I saw this ad for organic coffee at a restaurant in Yosemite National Park last weekend. There are some good management initiatives in the park, including free hybrid shuttle buses and a fairly extensive recycling program, but this ad stuck with me, in particular, for negative rather than positive reasons.
Am I the only one who feels skeptical about messages like this? It’s obvious that “green” is a powerful new marketing strategy that every big biz with even a half a clue has picked up on (e.g. here it’s Delaware North, the supplier of Seattle’s Best). One of the messages we’re getting is that it’s okay to continue our rampant consumerism so long as it’s “green” addiction or “green” gluttony. I hate to be so cynical, but sometimes buying green seems like little more than a way to reassure ourselves that we’re doing the right thing without actually having to change our behavior in a substantial way. The whole idea seems facile. Are we really this easily bought?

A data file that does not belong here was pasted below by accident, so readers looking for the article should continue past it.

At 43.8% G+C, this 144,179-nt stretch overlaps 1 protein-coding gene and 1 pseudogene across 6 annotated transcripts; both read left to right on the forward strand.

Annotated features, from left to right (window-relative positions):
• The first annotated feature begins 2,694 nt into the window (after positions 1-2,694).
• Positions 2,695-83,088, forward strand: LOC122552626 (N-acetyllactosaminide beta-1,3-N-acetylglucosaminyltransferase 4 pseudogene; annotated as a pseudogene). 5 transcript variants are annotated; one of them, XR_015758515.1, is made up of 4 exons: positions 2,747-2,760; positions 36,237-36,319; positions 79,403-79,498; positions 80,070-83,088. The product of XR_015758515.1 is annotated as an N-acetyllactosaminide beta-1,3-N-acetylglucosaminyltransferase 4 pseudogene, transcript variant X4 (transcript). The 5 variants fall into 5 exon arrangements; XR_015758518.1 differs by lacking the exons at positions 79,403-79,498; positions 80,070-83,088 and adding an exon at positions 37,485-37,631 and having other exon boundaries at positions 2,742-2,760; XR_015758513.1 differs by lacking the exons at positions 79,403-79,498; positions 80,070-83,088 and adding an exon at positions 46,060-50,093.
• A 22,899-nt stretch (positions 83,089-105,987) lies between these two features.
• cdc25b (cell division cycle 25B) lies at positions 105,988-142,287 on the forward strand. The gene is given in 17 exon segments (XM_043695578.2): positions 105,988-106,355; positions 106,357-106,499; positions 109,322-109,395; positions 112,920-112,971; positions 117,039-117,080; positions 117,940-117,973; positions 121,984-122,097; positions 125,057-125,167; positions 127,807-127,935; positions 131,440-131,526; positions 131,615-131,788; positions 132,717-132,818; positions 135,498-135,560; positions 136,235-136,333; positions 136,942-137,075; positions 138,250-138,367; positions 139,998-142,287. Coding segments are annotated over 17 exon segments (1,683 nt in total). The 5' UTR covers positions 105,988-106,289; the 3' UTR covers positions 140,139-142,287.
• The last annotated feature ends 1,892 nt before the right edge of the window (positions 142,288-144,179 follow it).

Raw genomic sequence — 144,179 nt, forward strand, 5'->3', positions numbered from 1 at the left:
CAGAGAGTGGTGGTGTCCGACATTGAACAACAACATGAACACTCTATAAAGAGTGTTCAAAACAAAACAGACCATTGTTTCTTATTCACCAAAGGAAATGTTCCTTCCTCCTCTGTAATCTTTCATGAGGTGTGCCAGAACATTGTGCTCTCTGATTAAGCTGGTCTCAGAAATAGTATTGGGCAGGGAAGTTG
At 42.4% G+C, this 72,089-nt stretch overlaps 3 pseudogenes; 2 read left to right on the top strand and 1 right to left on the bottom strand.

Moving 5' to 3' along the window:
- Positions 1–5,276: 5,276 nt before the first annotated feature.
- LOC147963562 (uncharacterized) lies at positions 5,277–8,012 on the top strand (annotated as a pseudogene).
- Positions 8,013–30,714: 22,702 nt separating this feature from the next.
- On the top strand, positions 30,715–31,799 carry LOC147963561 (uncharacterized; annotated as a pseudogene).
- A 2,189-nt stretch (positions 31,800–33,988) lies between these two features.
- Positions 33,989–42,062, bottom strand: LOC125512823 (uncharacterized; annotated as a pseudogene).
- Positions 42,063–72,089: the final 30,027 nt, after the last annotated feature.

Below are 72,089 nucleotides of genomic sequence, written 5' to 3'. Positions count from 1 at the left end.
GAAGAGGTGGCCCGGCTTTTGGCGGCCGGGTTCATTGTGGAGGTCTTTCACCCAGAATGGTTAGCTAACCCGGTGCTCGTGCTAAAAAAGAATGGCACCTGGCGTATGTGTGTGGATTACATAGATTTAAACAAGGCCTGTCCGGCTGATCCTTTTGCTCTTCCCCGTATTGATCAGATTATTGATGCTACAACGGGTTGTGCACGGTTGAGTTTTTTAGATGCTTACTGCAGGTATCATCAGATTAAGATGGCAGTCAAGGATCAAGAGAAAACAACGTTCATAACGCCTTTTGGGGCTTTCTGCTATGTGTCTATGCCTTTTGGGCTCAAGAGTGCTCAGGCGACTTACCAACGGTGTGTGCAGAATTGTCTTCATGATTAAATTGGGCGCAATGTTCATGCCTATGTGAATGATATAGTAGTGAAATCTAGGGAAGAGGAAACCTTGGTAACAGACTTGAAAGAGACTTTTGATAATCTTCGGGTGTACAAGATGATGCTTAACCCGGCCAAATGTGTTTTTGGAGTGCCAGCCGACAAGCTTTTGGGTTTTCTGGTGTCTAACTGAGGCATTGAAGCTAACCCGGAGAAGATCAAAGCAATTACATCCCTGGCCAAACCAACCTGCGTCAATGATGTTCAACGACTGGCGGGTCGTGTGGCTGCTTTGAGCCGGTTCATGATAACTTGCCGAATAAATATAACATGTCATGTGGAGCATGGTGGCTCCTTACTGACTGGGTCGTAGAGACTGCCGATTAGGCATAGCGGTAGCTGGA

And I posit my own hypocrisy as an example. I took this picture of the ad, while holding a cup of hot black organic coffee in my other hand. I’ve got a caffeine habit that gets me out of bed (just like my oil habit got me from my home in the city to this park). Since I’m addicted and I’m choosing not to kick the habit, I guess it’s preferable to drink organic, fair trade coffee. But I’m not going to persuade myself that I’m doing the right thing for the planet by drinking this coffee when an actual, substantial change of consciousness and behavior would mean not consuming this substance that my body has no genuine need for.
I bring it up because although I think that moving towards greener economy is a good trend, I also think that we also need to ask ourselves “Do I really need this?” more often. I also think that we need to ask ourselves, “Who here stands to profit?” Otherwise, “eco” risks devolving into little more than a marketing tool that’ll get co-opted by every corporation looking to maximize profits by the most strategic means possible.